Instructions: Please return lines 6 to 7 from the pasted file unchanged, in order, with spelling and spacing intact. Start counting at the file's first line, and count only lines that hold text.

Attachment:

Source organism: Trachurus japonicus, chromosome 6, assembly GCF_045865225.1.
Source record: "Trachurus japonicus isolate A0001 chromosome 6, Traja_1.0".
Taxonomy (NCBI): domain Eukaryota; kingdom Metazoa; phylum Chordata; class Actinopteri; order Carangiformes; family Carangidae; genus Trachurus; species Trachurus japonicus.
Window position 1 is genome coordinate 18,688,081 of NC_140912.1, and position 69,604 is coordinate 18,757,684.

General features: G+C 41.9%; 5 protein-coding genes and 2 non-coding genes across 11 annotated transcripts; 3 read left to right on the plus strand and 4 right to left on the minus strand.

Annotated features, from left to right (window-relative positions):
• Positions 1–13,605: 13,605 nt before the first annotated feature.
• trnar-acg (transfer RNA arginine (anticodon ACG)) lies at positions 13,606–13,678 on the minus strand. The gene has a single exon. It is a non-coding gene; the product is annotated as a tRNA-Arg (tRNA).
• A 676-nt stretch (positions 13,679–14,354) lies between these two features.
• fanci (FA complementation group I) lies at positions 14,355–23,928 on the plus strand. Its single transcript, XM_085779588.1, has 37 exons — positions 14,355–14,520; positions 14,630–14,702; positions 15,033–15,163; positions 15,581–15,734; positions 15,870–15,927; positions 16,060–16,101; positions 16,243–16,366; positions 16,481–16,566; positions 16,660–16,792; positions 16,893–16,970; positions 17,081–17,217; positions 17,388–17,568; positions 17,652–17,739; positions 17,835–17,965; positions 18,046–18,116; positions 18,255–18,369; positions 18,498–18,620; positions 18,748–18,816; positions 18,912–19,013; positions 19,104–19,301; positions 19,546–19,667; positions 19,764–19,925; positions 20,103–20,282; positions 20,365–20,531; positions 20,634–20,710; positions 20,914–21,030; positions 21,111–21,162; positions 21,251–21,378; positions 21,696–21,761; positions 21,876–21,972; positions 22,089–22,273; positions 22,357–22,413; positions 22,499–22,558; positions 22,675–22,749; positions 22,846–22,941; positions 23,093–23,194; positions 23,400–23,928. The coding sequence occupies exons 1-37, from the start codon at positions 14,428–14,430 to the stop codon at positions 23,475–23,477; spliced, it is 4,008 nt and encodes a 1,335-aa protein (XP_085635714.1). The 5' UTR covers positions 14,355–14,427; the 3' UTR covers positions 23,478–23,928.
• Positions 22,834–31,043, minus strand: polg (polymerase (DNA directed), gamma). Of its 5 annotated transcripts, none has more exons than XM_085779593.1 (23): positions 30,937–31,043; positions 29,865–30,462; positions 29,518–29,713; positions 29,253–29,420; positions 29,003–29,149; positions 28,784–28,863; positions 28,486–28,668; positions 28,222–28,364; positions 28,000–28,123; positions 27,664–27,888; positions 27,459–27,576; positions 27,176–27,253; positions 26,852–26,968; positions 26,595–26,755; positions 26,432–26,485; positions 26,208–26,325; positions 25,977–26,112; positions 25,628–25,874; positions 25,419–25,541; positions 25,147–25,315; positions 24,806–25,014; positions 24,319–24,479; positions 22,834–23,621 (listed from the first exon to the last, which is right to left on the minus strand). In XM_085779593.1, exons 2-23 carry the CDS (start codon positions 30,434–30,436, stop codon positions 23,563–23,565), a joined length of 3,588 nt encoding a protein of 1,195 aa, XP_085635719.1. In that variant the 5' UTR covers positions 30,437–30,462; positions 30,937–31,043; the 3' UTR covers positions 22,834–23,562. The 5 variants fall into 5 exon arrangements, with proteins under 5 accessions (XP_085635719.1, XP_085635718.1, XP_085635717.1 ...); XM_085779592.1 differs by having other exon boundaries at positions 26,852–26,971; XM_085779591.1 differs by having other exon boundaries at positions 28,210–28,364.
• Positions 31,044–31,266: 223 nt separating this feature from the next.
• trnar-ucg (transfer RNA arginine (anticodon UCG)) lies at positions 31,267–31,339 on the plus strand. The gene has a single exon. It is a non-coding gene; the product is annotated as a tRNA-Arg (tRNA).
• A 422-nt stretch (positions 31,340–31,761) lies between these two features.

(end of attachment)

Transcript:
Annotated features, from left to right (window-relative positions):
• Positions 1–13,605: 13,605 nt before the first annotated feature.